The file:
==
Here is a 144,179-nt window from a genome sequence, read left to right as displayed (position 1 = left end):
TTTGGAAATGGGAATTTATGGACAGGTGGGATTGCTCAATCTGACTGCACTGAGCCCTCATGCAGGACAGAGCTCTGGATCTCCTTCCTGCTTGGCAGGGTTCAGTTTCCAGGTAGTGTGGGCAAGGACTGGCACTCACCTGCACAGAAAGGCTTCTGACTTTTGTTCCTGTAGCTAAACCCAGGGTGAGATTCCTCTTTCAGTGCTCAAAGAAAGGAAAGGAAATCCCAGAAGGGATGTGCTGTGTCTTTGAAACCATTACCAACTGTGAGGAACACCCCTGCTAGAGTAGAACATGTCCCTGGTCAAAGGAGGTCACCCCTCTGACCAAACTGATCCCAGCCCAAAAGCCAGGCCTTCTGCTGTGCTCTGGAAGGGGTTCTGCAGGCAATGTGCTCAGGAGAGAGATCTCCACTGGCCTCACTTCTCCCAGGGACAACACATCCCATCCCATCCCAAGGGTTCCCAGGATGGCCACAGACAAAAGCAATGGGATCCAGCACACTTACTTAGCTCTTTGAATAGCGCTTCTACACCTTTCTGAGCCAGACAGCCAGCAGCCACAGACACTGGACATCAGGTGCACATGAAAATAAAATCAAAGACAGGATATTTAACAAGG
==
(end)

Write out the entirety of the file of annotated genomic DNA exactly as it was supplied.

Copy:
Here is a 144,179-nt window from a genome sequence, read left to right as displayed (position 1 = left end):
TTTGGAAATGGGAATTTATGGACAGGTGGGATTGCTCAATCTGACTGCACTGAGCCCTCATGCAGGACAGAGCTCTGGATCTCCTTCCTGCTTGGCAGGGTTCAGTTTCCAGGTAGTGTGGGCAAGGACTGGCACTCACCTGCACAGAAAGGCTTCTGACTTTTGTTCCTGTAGCTAAACCCAGGGTGAGATTCCTCTTTCAGTGCTCAAAGAAAGGAAAGGAAATCCCAGAAGGGATGTGCTGTGTCTTTGAAACCATTACCAACTGTGAGGAACACCCCTGCTAGAGTAGAACATGTCCCTGGTCAAAGGAGGTCACCCCTCTGACCAAACTGATCCCAGCCCAAAAGCCAGGCCTTCTGCTGTGCTCTGGAAGGGGTTCTGCAGGCAATGTGCTCAGGAGAGAGATCTCCACTGGCCTCACTTCTCCCAGGGACAACACATCCCATCCCATCCCAAGGGTTCCCAGGATGGCCACAGACAAAAGCAATGGGATCCAGCACACTTACTTAGCTCTTTGAATAGCGCTTCTACACCTTTCTGAGCCAGACAGCCAGCAGCCACAGACACTGGACATCAGGTGCACATGAAAATAAAATCAAAGACAGGATATTTAACAAGG